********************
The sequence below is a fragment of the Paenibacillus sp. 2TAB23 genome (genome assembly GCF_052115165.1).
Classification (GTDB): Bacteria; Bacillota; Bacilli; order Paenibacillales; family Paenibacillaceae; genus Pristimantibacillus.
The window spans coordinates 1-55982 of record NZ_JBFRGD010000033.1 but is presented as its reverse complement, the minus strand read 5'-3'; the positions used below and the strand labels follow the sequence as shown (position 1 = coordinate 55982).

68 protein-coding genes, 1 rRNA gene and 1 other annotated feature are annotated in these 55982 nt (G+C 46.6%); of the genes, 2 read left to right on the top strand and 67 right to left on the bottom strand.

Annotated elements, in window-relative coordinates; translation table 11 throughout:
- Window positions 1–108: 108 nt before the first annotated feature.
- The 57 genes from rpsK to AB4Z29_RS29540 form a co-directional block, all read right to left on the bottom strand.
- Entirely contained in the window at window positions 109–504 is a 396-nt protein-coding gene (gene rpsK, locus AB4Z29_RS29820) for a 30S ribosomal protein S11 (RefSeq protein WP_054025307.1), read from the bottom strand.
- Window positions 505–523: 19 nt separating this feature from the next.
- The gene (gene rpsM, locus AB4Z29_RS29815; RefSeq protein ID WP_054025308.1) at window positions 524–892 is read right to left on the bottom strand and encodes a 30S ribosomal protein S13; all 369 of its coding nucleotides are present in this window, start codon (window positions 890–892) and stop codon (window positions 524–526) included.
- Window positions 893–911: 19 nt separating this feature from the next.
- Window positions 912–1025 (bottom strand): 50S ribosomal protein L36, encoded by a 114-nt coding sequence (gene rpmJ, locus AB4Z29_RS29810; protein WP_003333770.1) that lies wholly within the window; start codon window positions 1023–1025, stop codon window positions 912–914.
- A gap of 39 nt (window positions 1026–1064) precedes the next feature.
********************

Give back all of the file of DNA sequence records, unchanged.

The sequence below is a fragment of the Paenibacillus sp. 2TAB23 genome (genome assembly GCF_052115165.1).
Classification (GTDB): Bacteria; Bacillota; Bacilli; order Paenibacillales; family Paenibacillaceae; genus Pristimantibacillus.
The window spans coordinates 1-55982 of record NZ_JBFRGD010000033.1 but is presented as its reverse complement, the minus strand read 5'-3'; the positions used below and the strand labels follow the sequence as shown (position 1 = coordinate 55982).

68 protein-coding genes, 1 rRNA gene and 1 other annotated feature are annotated in these 55982 nt (G+C 46.6%); of the genes, 2 read left to right on the top strand and 67 right to left on the bottom strand.

Annotated elements, in window-relative coordinates; translation table 11 throughout:
- Window positions 1–108: 108 nt before the first annotated feature.
- The 57 genes from rpsK to AB4Z29_RS29540 form a co-directional block, all read right to left on the bottom strand.
- Entirely contained in the window at window positions 109–504 is a 396-nt protein-coding gene (gene rpsK, locus AB4Z29_RS29820) for a 30S ribosomal protein S11 (RefSeq protein WP_054025307.1), read from the bottom strand.
- Window positions 505–523: 19 nt separating this feature from the next.
- The gene (gene rpsM, locus AB4Z29_RS29815; RefSeq protein ID WP_054025308.1) at window positions 524–892 is read right to left on the bottom strand and encodes a 30S ribosomal protein S13; all 369 of its coding nucleotides are present in this window, start codon (window positions 890–892) and stop codon (window positions 524–526) included.
- Window positions 893–911: 19 nt separating this feature from the next.
- Window positions 912–1025 (bottom strand): 50S ribosomal protein L36, encoded by a 114-nt coding sequence (gene rpmJ, locus AB4Z29_RS29810; protein WP_003333770.1) that lies wholly within the window; start codon window positions 1023–1025, stop codon window positions 912–914.
- A gap of 39 nt (window positions 1026–1064) precedes the next feature.